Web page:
For this posting I’ve arranged all of the contents of the MRE on a cardboard tray and warmed it in a microwave this makes the meal look fairly appetizing. You can do that when you are in a static position, but this not what the MRE is designed for. It is designed for eating on the go. When on the go you stop just long enough to put the entrée in the water activated heater put them both back into the cardboard box the entrée came in and wait for it to heat up. While waiting you will munch on the sides that come with it and then you will remove the entrée from the heater slit the pouch open and then eat the entrée right out of the pouch.

UGR-E

The big brother to the MRE is the UGR-E it is a meal designed to feed 18 soldiers and includes a main entrée, vegetable dish, and desert as well candy, instant coffee, and wet naps, everything you need comes in the one box.
You take out all of the sides and utensils out of the box and then place the heater pads in the trays with the food. Once the heater pads are in place then you pull the tab on the edge of the tray and a water solution is released onto the heater pads which causes a chemical reaction that produces heat and heats up the meals.

After about thirty minutes the meals are hot enough to eat. Supposedly there are 13 or 14 dinner varieties and 6 or 7 breakfast varieties. We have only seen Chicken Breasts, Pork Ribs in BBQ Sauce, Beef Burgundy, Spaghetti, Pasta with Sausage, and Szechuan Chicken. Sides include mashed potatoes with gravy, jalapeno cornbread, glazed carrots, mexi-corn, green beans, chocolate chip cookies, chocolate cake, and a type of pound cake, M&Ms, Shock-a-Lots (chocolate covered coffee beans), Twizzler nibs and Reese’s Pieces. This is what a heated up meal looks like on Chinese/Italian Night (szechuan chicken and spaghetti and meatballs).

British MRE


We have managed to get in good with some of the British supply sergeants both at Shiaba and COP Basrah and they have provided us with some cases of their MRE equivalent rations. There are two types a 24 hour ration that, as you guessed it, is designed to provide a soldier with his meals for a 24 hour period, breakfast, lunch, and dinner as well as what they call a hot weather supplement. The above picture is a box of 24 hour rations. Notice the zeroing target on the side of the box, we don't do that with our MREs our boxes just have a postcard on the side. I'm not sure who has the better idea.

This box included sausage and beans (beanie weenies), brown biscuits (hard crackers), fruit biscuits (crackers with fruit bits baked in them) chicken and mushroom soup base, chicken and mushroom paste (you combine the soup base and the paste to make a more filling soup), pork casserole (more like a stew than a casserole) and syrup pudding ( a block of breading of some sort soaked in maple syrup). Also included are the standard sundry items much like the MRE, matches, toilet paper, white tea (it’s not actually white), hot chocolate flavored drink mix, fruit flavored drink mix, fruit flavored hard candy, a Nestle chocolate bar they call a “Yorkie” (it’s always melted and ends up getting thrown away) and a sport drink much like Gatorade. Being a “Silly Yank” I have no idea what is supposed to be for breakfast, lunch or dinner, but I like to eat the soup and paste mix together with a couple of brown biscuits soaked in them and then the pork casserole with the syrup pudding. This meal tastes pretty good but I’m a not sure if I like the syrup pudding, just a little too sweet for me after a while. Other main entrees/meals include steak and vegetables, beef stew and dumplings, chicken mushrooms and pasta, corned beef hash, lamb and potatoes, vegetable tikka masala, rice pudding, fruit dumplings and tomato beef broth with chili beef paste. The only other one of those that I have had are the steak and vegetables, tomato beef broth with chili beef paste and the fruit dumplings. They were all pretty good except for the fruit dumplings which I didn’t warm up, I think that they might be better nuked.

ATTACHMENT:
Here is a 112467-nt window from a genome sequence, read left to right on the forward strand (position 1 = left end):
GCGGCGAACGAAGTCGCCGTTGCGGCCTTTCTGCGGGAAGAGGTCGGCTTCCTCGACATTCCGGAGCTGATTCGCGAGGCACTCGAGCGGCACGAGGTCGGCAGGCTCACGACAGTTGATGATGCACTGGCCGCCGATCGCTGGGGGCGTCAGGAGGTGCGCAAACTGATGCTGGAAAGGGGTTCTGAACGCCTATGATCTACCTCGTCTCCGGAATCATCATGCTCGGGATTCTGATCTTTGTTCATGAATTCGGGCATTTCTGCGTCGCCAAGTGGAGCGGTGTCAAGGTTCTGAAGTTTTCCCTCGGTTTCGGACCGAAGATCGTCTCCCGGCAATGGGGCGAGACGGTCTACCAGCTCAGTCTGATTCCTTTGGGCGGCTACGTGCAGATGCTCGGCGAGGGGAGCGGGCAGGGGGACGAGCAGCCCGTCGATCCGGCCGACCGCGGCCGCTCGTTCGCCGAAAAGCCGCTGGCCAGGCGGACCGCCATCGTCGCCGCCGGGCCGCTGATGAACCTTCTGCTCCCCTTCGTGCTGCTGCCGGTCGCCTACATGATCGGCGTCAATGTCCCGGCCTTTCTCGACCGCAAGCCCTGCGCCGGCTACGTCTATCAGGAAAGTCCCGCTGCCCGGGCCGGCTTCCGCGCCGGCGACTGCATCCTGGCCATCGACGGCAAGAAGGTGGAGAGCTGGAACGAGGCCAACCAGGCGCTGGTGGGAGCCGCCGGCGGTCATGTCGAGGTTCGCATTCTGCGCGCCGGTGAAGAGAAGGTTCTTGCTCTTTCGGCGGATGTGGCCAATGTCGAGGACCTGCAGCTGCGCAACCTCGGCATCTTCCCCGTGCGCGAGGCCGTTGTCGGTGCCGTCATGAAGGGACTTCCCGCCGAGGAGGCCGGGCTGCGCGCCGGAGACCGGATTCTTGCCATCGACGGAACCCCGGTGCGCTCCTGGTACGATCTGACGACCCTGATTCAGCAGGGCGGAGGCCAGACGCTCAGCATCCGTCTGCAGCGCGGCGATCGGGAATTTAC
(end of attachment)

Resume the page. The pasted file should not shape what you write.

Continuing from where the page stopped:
This is what the pork casserole, syrup pudding, and chicken mushroom soup with chicken mushroom paste looks like heated up and ready to eat. Notice the field expedient soup bowl, a water bottle cut in half with the top half stuffed into the bottom, makes a pretty good insulator for soup or coffee. I had to heat this in the microwave since it doesn’t come with a water activated heater like an MRE does. I don’t know if the Brits issue a heater separately or if their tracked vehicles have a hot water heater that allows them to warm up the meals, some of our tracked vehicles have a heater like this for MREs .

This is the hot weather supplement. Supposedly it is supposed to last longer in the desert, most of the stuff doesn't melt and takes little preparation. The package contains three flavored citrus drink packets; a savory snack, in this case Mini Cheddar Biscuits (much like Cheez-Its); an energy bar ,kind of like a peanut candy bar; a meal pouch, pasta with mushrooms in tomato sauce; a sweet snack that the Brits call a flapjack but is more like an oatmeal bar with a sugary taste; and a fruit snack pouch, which is a cherry applesauce in a squeeze tube.
After eating on the British rations for a few days I’ve come to the conclusion that even though I like them better than the MREs that is probably because they are new to me. I bet the British soldiers feel the same way about their rations that American soldiers do “Man, not the pasta and mushrooms in tomato sauce, again!”

BBQ

Here is the field expedient BBQ grill that we constructed. American Soldiers can come up with anything if they put their mind to it. Our G3 advisor got some whole chickens, and a beef brisket for Memorial Day and he preceded to do a feast for the team and the Iraqi staff. Unfortunately for him he underestimated how long it would take to cook the 20 some pounds of brisket and dinner was finally served around 11pm on Memorial Day. We have since put it use a couple of other times with some food that we acquired once again from our friends the British supply sergeants (it’s amazing what a few flashlights, automatic open knives, sunglasses, and some other things will acquire you)